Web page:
Caesars Digital Loss Narrows, Casino Outlook Sturdy

Caesars Entertainment (NASDAQ: CZR) delivered fourth-quarter results after the close of US markets today, highlighting a narrower loss in its digital business and strength at its land-based casinos.

Caesars Entertainment
Caesars Palace on the Las Vegas Strip. The operator reported solid Q4 results today. (Image: Caesars Entertainment)

The Harrah’s operator reported a fourth-quarter loss of 70 cents a share on revenue of $2.82 billion. Analysts expected a loss of 30 cents a share on sales of $2.81 billion. In the December quarter, the gaming company’s net loss declined to $148 million from $434 million a year earlier. Excluding the Caesars Digital unit, same-store adjusted earnings before interest, taxes, depreciation and amortization (EBITDA) surged to $962 million from $886 million.

Our fourth quarter delivered another set of strong operating results as both our Las Vegas and Regional segments each set a new fourth quarter record for Adjusted EBITDA. Additionally, our Las Vegas segment set a new full year record for Adjusted EBITDA,” said CEO Tom Reeg in a statement.

Revenue on the Las Vegas Strip, where Caesars is the second-largest operator, jumped 11% in the final three months of 2022, helping to offset a modest drop in sales at the company’s regional casinos.

Caesars Casinos Boost 2022, Q4 Results

For all of 2022, Caesars’ Sin City venues generated adjusted EBITDA of $1.96 billion, up from $1.56 billion in 2021. The operator’s regional casinos posted 2022 adjusted EBITDA of $1.98 billion, a modest increase from $1.97 billion a year earlier.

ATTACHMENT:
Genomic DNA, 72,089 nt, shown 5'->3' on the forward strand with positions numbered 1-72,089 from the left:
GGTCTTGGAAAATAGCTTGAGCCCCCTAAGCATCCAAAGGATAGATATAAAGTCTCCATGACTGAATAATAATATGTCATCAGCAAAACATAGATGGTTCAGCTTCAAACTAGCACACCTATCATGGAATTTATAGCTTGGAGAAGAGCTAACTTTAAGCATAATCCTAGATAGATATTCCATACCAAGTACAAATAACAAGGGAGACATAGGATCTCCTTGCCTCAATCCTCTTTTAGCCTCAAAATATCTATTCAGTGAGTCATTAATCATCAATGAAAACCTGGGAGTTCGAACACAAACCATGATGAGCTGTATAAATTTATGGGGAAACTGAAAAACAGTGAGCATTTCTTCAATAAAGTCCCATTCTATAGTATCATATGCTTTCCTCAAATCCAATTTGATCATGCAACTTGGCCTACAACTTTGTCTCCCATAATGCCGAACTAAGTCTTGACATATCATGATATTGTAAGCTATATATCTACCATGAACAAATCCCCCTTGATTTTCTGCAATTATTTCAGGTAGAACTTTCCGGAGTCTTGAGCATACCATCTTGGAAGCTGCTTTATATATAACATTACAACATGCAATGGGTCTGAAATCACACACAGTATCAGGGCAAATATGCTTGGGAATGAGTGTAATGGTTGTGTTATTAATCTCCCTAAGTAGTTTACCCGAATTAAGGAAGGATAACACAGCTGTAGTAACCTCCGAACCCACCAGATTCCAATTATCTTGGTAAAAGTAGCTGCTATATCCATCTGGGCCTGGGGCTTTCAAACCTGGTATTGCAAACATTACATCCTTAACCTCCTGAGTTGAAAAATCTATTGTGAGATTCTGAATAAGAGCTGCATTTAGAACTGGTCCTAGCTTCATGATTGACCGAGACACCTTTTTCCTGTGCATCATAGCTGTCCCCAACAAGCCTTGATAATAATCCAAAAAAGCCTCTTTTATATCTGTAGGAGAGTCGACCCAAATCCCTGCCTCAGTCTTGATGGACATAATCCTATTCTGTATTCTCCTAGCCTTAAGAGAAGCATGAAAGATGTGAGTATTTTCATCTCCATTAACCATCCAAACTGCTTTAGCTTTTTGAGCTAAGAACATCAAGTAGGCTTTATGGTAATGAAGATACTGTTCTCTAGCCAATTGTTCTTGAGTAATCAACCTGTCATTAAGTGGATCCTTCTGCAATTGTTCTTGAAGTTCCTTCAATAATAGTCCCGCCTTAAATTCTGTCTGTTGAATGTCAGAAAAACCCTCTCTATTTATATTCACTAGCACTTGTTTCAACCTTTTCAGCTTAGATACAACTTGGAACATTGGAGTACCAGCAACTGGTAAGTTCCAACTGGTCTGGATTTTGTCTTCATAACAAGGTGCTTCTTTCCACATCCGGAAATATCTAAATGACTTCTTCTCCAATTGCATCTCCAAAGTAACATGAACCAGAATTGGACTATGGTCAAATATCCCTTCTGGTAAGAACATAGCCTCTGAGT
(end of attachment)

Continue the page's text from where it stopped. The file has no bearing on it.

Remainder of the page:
While the press release didn’t feature specific guidance for 2023, Reeg said consumer demand remains sturdy across the company’s various verticals and that the operator is “optimistic” about what’s in store over the course of this year.

Some analysts agree with that take. In a note to clients today, B. Riley’s David Bain reiterated a “buy” rating on Caesars while lifting his price target to $111 from $102, implying the shares can more than double from today’s close at $51.22. He said Caesars’ land-based business on its own is worth $91 a share, implying the digital unit carries negative value. However, he added that if Caesars Digital were valued comparably to DraftKings (NASDAQ: DKNG), it’d be worth $20 a share.

Another potential positive in the operator’s financial update is that it pared debt by $1.2 billion last year, reducing its leverage, as calculated under a bank credit facility of 4.4x. The gaming company concluded 2022 with $13.1 billion in liabilities and $1 billion in cash on hand, which doesn’t include restricted cash of $265 million.

Caesars Digital Stands Out

Caesars Digital, which includes Caesars Sportsbook, lost $5 million on an adjusted EBITDA basis in the last three months of 2022, down from a loss of $305 million. While the operator didn’t offer up a specific timeline to profitability, that loss reduction is significant.

It’s also amplified at a time when rivals are forecasting profitability or getting close to being there. Caesars Sportsbook was among the first operators in the space to slash marketing spending and that move appears to be paying off.

“Caesars Sportsbook delivered significantly improved operating results during the fourth quarter which sets the foundation for a strong 2023,” said Reeg in the statement.

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